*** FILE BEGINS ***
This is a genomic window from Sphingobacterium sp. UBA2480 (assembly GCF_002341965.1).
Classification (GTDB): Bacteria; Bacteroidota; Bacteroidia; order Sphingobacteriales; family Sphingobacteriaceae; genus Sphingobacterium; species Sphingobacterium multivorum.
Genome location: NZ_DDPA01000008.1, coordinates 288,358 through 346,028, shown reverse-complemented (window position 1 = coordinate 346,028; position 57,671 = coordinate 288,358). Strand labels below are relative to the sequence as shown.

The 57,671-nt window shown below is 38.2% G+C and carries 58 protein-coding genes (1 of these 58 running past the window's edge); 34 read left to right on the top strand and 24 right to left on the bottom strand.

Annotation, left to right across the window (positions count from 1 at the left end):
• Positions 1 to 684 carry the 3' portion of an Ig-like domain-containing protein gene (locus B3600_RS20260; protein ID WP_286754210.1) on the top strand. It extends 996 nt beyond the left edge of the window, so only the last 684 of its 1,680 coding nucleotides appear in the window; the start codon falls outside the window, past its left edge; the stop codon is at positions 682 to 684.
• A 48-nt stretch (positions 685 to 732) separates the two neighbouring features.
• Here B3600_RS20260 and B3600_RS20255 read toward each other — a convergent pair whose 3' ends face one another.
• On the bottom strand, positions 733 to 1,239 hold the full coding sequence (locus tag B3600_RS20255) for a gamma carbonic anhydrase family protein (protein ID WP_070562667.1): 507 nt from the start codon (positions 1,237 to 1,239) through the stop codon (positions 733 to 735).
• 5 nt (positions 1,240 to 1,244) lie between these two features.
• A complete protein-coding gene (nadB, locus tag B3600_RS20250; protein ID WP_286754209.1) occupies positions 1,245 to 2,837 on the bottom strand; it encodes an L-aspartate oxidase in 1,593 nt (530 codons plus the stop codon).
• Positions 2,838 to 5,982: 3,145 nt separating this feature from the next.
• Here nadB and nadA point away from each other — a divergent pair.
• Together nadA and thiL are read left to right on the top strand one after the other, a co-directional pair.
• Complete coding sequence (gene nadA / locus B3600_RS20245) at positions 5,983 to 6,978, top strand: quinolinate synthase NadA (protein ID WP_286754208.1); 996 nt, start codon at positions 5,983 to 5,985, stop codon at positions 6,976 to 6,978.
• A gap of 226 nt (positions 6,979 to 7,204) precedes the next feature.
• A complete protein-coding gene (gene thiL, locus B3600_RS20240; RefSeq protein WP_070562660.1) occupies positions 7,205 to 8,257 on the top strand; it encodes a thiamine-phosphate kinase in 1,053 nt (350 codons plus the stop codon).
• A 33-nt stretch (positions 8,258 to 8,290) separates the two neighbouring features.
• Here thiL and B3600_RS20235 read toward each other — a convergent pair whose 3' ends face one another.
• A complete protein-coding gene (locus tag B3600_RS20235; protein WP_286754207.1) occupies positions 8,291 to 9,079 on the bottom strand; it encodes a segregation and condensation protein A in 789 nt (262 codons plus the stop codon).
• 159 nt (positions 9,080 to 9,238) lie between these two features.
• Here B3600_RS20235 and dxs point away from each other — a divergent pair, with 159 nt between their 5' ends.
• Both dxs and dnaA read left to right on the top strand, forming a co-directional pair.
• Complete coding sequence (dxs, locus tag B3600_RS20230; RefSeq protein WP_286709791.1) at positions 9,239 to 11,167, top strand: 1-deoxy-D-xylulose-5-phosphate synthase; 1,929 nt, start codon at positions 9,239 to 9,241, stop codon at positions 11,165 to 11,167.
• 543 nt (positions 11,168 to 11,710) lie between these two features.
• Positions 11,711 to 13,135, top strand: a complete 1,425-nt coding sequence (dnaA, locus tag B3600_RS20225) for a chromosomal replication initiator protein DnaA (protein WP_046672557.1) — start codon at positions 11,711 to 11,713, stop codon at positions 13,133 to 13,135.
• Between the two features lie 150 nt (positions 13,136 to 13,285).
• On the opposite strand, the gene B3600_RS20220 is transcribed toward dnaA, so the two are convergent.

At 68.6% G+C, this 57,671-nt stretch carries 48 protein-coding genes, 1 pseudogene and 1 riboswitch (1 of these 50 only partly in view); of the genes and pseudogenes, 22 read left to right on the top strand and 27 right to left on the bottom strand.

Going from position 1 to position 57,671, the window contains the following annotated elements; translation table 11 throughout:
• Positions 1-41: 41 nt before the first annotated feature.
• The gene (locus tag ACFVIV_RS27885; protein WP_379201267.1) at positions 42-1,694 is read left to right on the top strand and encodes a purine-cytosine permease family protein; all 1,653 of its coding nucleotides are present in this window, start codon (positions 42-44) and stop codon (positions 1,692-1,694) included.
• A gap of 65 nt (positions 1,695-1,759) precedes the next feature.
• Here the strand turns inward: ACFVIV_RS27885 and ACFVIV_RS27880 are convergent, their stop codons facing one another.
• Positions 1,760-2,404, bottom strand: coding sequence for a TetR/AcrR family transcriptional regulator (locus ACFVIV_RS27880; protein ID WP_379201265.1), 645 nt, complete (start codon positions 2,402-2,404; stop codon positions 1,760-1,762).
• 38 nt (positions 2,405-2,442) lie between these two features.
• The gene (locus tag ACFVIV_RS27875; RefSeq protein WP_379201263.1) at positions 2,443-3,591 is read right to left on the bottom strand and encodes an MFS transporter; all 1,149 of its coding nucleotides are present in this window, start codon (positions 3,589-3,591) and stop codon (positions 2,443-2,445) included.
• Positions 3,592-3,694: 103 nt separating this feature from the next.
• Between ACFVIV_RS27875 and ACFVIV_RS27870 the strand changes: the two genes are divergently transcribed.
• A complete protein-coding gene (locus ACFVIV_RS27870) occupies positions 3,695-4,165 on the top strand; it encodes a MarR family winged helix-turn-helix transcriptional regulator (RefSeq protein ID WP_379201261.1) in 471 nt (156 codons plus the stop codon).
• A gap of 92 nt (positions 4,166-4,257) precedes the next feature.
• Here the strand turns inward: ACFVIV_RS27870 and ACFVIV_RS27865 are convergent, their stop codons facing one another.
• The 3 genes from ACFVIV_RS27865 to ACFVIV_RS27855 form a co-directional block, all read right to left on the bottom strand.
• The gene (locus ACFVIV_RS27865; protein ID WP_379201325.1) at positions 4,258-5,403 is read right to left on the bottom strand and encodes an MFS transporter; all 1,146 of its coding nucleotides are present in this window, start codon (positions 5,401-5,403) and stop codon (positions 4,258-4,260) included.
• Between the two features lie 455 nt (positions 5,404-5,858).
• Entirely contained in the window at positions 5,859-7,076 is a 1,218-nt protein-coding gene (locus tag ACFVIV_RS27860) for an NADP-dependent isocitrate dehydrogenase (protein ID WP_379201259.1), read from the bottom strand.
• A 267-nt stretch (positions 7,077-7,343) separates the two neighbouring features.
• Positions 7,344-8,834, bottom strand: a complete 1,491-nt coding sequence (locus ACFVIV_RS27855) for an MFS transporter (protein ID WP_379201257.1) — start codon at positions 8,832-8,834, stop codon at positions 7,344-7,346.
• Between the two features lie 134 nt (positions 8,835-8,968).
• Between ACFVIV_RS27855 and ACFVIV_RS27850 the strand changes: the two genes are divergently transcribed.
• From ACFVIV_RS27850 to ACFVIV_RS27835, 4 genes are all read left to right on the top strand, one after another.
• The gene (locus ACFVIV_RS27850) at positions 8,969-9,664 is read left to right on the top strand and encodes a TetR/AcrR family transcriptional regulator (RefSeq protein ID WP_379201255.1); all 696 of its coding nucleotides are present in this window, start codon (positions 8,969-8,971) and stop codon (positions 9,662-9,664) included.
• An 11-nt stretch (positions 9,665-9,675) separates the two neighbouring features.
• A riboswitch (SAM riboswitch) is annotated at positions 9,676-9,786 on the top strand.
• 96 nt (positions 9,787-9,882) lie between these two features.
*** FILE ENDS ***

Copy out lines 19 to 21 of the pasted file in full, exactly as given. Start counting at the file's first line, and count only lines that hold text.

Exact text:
• Here thiL and B3600_RS20235 read toward each other — a convergent pair whose 3' ends face one another.
• A complete protein-coding gene (locus tag B3600_RS20235; protein WP_286754207.1) occupies positions 8,291 to 9,079 on the bottom strand; it encodes a segregation and condensation protein A in 789 nt (262 codons plus the stop codon).
• 159 nt (positions 9,080 to 9,238) lie between these two features.